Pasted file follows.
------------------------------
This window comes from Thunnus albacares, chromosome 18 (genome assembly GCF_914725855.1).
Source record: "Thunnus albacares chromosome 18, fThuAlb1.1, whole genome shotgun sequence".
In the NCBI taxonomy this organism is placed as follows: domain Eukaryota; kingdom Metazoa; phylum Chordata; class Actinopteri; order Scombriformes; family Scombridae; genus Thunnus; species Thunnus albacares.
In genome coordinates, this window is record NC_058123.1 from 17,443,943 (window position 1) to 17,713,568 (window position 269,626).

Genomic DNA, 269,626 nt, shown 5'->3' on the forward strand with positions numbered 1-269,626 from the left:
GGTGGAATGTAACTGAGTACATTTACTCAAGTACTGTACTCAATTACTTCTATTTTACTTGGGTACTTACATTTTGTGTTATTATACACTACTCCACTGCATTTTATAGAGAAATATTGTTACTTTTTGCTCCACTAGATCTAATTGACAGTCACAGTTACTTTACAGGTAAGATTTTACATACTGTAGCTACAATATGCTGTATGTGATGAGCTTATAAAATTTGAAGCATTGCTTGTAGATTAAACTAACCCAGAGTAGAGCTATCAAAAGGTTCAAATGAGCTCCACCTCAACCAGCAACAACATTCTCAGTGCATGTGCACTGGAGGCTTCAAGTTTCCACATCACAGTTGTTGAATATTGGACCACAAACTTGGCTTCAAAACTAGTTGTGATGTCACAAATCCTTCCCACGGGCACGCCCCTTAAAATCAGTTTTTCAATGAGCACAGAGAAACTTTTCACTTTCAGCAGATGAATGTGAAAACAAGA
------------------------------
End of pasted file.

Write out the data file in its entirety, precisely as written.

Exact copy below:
This window comes from Thunnus albacares, chromosome 18 (genome assembly GCF_914725855.1).
Source record: "Thunnus albacares chromosome 18, fThuAlb1.1, whole genome shotgun sequence".
In the NCBI taxonomy this organism is placed as follows: domain Eukaryota; kingdom Metazoa; phylum Chordata; class Actinopteri; order Scombriformes; family Scombridae; genus Thunnus; species Thunnus albacares.
In genome coordinates, this window is record NC_058123.1 from 17,443,943 (window position 1) to 17,713,568 (window position 269,626).

Genomic DNA, 269,626 nt, shown 5'->3' on the forward strand with positions numbered 1-269,626 from the left:
GGTGGAATGTAACTGAGTACATTTACTCAAGTACTGTACTCAATTACTTCTATTTTACTTGGGTACTTACATTTTGTGTTATTATACACTACTCCACTGCATTTTATAGAGAAATATTGTTACTTTTTGCTCCACTAGATCTAATTGACAGTCACAGTTACTTTACAGGTAAGATTTTACATACTGTAGCTACAATATGCTGTATGTGATGAGCTTATAAAATTTGAAGCATTGCTTGTAGATTAAACTAACCCAGAGTAGAGCTATCAAAAGGTTCAAATGAGCTCCACCTCAACCAGCAACAACATTCTCAGTGCATGTGCACTGGAGGCTTCAAGTTTCCACATCACAGTTGTTGAATATTGGACCACAAACTTGGCTTCAAAACTAGTTGTGATGTCACAAATCCTTCCCACGGGCACGCCCCTTAAAATCAGTTTTTCAATGAGCACAGAGAAACTTTTCACTTTCAGCAGATGAATGTGAAAACAAGA